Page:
Despite improvements in societal acceptance of lesbian, gay, bisexual, and transgender (LGBT) individuals, LGBT discrimination in the workplace is still a prevalent problem in Camden. Until very recently, members of this class have not been explicitly protected under Title VII of the Civil Rights Act for sexual orientation or transgender status. However, Title VII prohibits gender discrimination, which the Equal Employment Opportunity Commission (EEOC) has interpreted to include sexual orientation and gender identity discrimination. Many states, including New Jersey, have also enacted state laws to specifically address these types of employment discrimination. With offices in Red Bank, NJ and Marlton, NJ the employment discrimination lawyers at McOmber McOmber & Luber, P.C. are dedicated to fighting for the rights of the LGBT community.
Camden is a city in Camden County, NJ with a population of over 77,000 residents. Camden is home to Rutgers University- Camden and the Cooper Medical School of Rowan University. Camden is also home to important medical facilities such as the Cooper University Hospital and the Virtua Our Lady of Lourdes Medical Center. The educational and medical facilities in Camden constitute about 45% of Camden’s total employment. There are major Camden attractions along the city’s waterfront including the USS New Jersey, BB&T Pavilion, and the Adventure Aquarium. Camden has thousands of employees working in this big city. These employees may experience LGBT discrimination in the workplace during their employment.
Camden Law And LGBT Discrimination in the Workplace
- Familial status
- Marital status
- Domestic Partnership or civil union status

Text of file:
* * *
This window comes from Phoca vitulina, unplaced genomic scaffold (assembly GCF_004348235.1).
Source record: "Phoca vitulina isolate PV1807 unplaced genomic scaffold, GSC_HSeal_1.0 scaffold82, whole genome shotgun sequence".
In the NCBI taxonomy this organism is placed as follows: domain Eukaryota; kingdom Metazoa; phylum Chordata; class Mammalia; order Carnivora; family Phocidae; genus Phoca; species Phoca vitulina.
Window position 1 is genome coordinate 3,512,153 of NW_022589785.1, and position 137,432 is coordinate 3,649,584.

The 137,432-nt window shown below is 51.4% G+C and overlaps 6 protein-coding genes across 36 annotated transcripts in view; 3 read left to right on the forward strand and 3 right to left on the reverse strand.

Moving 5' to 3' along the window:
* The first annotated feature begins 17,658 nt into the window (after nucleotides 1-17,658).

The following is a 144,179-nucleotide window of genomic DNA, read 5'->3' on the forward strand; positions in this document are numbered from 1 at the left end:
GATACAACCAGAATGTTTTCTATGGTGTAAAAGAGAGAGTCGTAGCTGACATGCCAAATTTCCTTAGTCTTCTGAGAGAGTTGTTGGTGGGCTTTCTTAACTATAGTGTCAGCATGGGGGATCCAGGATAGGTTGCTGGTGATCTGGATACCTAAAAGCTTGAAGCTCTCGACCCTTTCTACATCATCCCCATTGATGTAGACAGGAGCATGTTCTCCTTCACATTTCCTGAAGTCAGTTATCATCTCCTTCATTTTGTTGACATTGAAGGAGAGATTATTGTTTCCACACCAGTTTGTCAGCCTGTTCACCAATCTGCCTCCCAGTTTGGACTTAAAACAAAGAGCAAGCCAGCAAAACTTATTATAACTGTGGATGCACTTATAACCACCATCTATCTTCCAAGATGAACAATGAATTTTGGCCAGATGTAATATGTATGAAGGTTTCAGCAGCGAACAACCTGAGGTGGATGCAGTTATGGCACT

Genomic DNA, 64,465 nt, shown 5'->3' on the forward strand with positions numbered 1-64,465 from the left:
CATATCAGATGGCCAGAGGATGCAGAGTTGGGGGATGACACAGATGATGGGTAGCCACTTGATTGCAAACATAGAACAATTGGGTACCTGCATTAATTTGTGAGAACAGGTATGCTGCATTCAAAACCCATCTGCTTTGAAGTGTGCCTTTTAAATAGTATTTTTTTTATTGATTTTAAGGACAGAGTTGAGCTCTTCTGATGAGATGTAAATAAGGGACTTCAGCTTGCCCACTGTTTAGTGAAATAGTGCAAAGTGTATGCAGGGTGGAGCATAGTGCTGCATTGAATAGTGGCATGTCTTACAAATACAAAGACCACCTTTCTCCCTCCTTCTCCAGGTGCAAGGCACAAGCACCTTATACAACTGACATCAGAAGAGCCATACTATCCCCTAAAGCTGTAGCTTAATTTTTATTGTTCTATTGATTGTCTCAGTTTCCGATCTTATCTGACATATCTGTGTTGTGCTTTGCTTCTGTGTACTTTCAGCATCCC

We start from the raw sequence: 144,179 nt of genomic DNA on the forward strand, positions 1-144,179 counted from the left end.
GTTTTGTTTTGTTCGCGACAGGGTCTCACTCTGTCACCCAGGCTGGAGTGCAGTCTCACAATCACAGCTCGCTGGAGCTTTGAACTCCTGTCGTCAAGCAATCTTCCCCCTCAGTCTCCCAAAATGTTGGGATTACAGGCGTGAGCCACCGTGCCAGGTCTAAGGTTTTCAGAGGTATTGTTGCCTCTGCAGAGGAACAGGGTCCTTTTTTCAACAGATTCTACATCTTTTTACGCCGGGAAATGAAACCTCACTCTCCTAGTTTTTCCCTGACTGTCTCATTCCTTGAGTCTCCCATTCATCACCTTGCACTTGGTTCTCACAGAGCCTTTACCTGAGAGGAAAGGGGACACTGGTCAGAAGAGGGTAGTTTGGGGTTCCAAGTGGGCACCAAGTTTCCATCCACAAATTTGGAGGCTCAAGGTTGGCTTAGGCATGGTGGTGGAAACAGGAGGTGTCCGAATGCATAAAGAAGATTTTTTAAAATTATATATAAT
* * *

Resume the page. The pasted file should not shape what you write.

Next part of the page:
- Affectional or sexual orientation
- Gender identity or expression
- Genetic information
- AIDS or HIV status
Despite this state law, many LGBT individuals are still unfortunately subject to workplace discrimination, including harassment, wrongful termination and retaliation. LGBT individuals who have experienced such workplace discrimination may have been:
- Demoted, unfairly disciplined, or fired because of their LGBT status.
- Denied promotions or other advancement opportunities based on their sexuality.
- Denied access to facilities or resources in the workplace due to your sexuality.
- Given differential treatment or compensation because of their sexual orientation.
- Subject to inappropriate jokes, remarks, stereotyping, or other behavior that contributes to a hostile work environment.
- Discriminated based on gender expression, such as their clothing, manner of speaking or mannerisms.
- Retaliated against for coming out regarding their gender identity.
- Subject to sexual harassment based on your sexual orientation.
At McOmber McOmber & Luber, P.C., our attorneys believe that all employees are entitled to a workplace that is free from discrimination. While LGBT rights have expanded in the past few years, there is still much to be accomplished. Our NJ LGBT discrimination lawyers fight to obtain maximum compensation for those affected by workplace discrimination.
LGBT Discrimination and the June 2020 Supreme Court Decision